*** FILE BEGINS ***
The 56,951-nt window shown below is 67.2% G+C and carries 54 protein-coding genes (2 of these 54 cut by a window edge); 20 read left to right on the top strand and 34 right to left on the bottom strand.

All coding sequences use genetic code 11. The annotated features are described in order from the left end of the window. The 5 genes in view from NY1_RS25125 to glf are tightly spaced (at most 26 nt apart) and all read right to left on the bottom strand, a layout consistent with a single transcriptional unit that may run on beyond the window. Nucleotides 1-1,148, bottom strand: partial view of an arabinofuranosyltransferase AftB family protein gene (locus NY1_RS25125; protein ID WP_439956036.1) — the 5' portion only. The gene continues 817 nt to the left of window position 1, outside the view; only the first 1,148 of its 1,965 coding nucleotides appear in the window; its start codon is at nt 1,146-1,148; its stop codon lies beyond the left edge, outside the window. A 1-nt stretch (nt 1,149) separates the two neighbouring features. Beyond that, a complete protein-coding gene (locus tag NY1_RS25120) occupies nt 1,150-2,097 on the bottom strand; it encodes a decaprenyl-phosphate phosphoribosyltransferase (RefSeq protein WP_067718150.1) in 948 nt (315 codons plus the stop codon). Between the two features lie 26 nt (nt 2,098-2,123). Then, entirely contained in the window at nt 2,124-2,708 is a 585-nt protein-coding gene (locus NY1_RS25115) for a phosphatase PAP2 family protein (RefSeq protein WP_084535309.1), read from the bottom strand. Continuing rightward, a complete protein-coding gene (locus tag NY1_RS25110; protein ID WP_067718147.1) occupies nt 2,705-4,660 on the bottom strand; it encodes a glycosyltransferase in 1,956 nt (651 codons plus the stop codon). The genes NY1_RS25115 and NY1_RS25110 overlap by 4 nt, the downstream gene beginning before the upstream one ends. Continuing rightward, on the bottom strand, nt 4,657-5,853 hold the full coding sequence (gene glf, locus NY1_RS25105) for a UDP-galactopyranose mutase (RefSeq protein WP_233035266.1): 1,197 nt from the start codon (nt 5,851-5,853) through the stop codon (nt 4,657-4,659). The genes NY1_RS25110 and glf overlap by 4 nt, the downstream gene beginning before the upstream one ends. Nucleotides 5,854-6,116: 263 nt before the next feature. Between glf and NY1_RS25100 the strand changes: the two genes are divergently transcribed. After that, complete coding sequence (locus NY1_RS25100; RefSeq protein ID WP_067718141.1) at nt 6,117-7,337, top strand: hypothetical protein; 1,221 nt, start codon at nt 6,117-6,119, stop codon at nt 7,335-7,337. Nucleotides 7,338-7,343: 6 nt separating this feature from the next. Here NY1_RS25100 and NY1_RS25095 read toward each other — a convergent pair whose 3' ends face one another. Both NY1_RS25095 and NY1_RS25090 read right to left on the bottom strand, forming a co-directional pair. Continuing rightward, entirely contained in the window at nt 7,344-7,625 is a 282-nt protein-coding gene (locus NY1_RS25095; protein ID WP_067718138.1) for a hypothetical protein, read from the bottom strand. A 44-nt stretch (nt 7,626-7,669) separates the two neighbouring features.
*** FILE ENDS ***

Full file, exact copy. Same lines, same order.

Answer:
The 56,951-nt window shown below is 67.2% G+C and carries 54 protein-coding genes (2 of these 54 cut by a window edge); 20 read left to right on the top strand and 34 right to left on the bottom strand.

All coding sequences use genetic code 11. The annotated features are described in order from the left end of the window. The 5 genes in view from NY1_RS25125 to glf are tightly spaced (at most 26 nt apart) and all read right to left on the bottom strand, a layout consistent with a single transcriptional unit that may run on beyond the window. Nucleotides 1-1,148, bottom strand: partial view of an arabinofuranosyltransferase AftB family protein gene (locus NY1_RS25125; protein ID WP_439956036.1) — the 5' portion only. The gene continues 817 nt to the left of window position 1, outside the view; only the first 1,148 of its 1,965 coding nucleotides appear in the window; its start codon is at nt 1,146-1,148; its stop codon lies beyond the left edge, outside the window. A 1-nt stretch (nt 1,149) separates the two neighbouring features. Beyond that, a complete protein-coding gene (locus tag NY1_RS25120) occupies nt 1,150-2,097 on the bottom strand; it encodes a decaprenyl-phosphate phosphoribosyltransferase (RefSeq protein WP_067718150.1) in 948 nt (315 codons plus the stop codon). Between the two features lie 26 nt (nt 2,098-2,123). Then, entirely contained in the window at nt 2,124-2,708 is a 585-nt protein-coding gene (locus NY1_RS25115) for a phosphatase PAP2 family protein (RefSeq protein WP_084535309.1), read from the bottom strand. Continuing rightward, a complete protein-coding gene (locus tag NY1_RS25110; protein ID WP_067718147.1) occupies nt 2,705-4,660 on the bottom strand; it encodes a glycosyltransferase in 1,956 nt (651 codons plus the stop codon). The genes NY1_RS25115 and NY1_RS25110 overlap by 4 nt, the downstream gene beginning before the upstream one ends. Continuing rightward, on the bottom strand, nt 4,657-5,853 hold the full coding sequence (gene glf, locus NY1_RS25105) for a UDP-galactopyranose mutase (RefSeq protein WP_233035266.1): 1,197 nt from the start codon (nt 5,851-5,853) through the stop codon (nt 4,657-4,659). The genes NY1_RS25110 and glf overlap by 4 nt, the downstream gene beginning before the upstream one ends. Nucleotides 5,854-6,116: 263 nt before the next feature. Between glf and NY1_RS25100 the strand changes: the two genes are divergently transcribed. After that, complete coding sequence (locus NY1_RS25100; RefSeq protein ID WP_067718141.1) at nt 6,117-7,337, top strand: hypothetical protein; 1,221 nt, start codon at nt 6,117-6,119, stop codon at nt 7,335-7,337. Nucleotides 7,338-7,343: 6 nt separating this feature from the next. Here NY1_RS25100 and NY1_RS25095 read toward each other — a convergent pair whose 3' ends face one another. Both NY1_RS25095 and NY1_RS25090 read right to left on the bottom strand, forming a co-directional pair. Continuing rightward, entirely contained in the window at nt 7,344-7,625 is a 282-nt protein-coding gene (locus NY1_RS25095; protein ID WP_067718138.1) for a hypothetical protein, read from the bottom strand. A 44-nt stretch (nt 7,626-7,669) separates the two neighbouring features.